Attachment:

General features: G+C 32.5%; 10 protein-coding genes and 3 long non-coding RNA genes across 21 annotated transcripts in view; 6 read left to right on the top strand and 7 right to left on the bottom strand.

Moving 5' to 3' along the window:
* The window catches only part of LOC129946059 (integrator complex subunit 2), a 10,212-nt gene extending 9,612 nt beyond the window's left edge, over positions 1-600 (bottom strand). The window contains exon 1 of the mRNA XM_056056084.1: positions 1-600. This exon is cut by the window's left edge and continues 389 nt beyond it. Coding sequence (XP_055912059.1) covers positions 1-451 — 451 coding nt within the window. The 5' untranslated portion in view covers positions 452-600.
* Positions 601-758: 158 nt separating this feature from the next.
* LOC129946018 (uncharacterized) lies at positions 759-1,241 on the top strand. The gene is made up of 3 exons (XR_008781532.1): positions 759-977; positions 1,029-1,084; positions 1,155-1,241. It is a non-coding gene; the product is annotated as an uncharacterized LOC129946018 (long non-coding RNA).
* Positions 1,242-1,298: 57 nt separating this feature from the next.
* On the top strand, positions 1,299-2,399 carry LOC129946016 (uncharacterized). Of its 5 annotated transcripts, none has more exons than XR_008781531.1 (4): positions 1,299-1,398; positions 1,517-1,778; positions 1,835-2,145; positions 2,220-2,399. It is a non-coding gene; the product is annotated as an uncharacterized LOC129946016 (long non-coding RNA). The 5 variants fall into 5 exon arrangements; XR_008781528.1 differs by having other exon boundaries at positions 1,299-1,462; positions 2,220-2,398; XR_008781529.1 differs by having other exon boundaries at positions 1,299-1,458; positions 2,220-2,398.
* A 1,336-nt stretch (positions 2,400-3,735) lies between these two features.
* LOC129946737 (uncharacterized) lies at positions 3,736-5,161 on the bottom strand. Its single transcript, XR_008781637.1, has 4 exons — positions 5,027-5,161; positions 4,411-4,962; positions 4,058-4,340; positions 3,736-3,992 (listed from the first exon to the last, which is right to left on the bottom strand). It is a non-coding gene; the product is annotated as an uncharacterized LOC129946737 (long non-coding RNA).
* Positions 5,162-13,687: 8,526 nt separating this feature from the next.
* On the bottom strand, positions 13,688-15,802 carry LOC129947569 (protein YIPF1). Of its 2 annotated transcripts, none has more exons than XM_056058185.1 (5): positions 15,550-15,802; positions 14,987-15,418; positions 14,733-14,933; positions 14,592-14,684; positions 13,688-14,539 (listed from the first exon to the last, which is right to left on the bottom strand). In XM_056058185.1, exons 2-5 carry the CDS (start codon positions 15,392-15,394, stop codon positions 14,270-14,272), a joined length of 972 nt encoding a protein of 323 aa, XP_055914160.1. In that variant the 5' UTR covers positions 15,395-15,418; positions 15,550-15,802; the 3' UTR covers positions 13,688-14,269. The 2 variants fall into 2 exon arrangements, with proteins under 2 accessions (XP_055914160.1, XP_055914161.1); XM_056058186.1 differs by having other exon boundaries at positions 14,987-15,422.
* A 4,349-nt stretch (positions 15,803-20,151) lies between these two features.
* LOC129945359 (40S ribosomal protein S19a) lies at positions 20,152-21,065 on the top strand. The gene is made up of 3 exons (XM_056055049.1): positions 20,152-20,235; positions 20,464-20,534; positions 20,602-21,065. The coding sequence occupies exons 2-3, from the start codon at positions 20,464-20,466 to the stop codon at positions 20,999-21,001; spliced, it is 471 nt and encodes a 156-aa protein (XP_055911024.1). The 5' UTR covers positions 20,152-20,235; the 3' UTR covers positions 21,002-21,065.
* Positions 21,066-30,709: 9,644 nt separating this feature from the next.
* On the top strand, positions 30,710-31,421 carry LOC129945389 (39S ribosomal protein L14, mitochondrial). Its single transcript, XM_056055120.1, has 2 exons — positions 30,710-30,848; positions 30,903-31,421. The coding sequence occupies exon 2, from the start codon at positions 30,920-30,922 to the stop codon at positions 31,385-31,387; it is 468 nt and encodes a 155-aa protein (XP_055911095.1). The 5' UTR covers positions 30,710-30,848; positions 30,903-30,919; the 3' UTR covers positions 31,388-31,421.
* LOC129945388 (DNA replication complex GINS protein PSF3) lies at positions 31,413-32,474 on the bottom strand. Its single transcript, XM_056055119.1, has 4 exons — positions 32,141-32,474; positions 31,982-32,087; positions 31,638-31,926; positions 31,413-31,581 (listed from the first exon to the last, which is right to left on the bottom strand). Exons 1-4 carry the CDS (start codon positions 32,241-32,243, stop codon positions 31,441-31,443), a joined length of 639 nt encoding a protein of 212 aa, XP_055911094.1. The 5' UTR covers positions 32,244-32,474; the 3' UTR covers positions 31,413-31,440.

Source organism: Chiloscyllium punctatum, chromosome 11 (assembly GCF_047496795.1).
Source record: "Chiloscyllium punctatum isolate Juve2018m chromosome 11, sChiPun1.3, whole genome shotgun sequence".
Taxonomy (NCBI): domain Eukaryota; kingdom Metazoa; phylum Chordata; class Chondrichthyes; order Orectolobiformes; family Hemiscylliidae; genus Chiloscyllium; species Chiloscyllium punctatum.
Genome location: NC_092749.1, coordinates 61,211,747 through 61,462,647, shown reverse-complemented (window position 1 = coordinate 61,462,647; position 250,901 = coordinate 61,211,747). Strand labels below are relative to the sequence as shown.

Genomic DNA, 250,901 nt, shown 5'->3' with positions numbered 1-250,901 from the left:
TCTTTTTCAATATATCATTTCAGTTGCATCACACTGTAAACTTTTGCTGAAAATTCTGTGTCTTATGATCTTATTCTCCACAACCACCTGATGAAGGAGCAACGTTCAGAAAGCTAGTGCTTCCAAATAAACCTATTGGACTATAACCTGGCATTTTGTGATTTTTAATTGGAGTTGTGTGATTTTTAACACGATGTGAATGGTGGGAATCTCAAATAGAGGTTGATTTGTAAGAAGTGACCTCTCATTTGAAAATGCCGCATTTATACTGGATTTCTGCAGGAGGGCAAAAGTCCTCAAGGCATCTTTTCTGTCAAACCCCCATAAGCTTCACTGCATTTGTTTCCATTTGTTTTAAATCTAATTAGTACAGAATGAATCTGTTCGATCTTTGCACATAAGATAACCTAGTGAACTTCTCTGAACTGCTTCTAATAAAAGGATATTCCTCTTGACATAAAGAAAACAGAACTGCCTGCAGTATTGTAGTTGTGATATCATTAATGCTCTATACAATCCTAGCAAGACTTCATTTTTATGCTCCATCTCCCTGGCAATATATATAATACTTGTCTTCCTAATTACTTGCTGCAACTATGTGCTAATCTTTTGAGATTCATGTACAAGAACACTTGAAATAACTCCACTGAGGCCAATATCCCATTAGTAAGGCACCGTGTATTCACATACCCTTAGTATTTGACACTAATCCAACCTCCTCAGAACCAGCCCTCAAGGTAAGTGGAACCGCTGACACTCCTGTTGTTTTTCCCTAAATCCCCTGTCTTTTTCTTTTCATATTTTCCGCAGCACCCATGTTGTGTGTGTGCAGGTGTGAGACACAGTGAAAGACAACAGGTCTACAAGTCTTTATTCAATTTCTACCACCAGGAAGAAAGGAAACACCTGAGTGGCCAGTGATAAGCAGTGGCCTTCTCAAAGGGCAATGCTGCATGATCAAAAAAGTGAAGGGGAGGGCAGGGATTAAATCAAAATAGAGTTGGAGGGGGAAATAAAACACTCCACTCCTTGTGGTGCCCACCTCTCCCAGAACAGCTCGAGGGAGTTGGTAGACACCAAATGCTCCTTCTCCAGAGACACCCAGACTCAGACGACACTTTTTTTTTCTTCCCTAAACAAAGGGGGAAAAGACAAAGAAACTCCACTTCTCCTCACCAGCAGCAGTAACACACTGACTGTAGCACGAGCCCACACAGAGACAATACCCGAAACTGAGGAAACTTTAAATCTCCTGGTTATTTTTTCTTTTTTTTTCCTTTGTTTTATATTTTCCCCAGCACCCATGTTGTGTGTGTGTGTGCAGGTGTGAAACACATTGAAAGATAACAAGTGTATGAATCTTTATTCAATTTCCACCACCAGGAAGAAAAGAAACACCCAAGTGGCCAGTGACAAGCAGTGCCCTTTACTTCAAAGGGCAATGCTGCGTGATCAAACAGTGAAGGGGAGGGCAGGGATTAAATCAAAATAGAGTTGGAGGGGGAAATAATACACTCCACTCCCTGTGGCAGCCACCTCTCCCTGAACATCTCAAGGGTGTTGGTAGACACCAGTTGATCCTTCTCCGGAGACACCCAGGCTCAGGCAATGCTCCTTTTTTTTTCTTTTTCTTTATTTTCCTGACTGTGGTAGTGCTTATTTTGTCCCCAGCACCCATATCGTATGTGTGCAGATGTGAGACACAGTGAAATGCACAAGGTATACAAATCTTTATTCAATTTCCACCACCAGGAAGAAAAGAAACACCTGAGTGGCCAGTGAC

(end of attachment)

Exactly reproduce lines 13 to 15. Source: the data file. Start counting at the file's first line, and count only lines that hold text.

* LOC129945359 (40S ribosomal protein S19a) lies at positions 20,152-21,065 on the top strand. The gene is made up of 3 exons (XM_056055049.1): positions 20,152-20,235; positions 20,464-20,534; positions 20,602-21,065. The coding sequence occupies exons 2-3, from the start codon at positions 20,464-20,466 to the stop codon at positions 20,999-21,001; spliced, it is 471 nt and encodes a 156-aa protein (XP_055911024.1). The 5' UTR covers positions 20,152-20,235; the 3' UTR covers positions 21,002-21,065.
* Positions 21,066-30,709: 9,644 nt separating this feature from the next.
* On the top strand, positions 30,710-31,421 carry LOC129945389 (39S ribosomal protein L14, mitochondrial). Its single transcript, XM_056055120.1, has 2 exons — positions 30,710-30,848; positions 30,903-31,421. The coding sequence occupies exon 2, from the start codon at positions 30,920-30,922 to the stop codon at positions 31,385-31,387; it is 468 nt and encodes a 155-aa protein (XP_055911095.1). The 5' UTR covers positions 30,710-30,848; positions 30,903-30,919; the 3' UTR covers positions 31,388-31,421.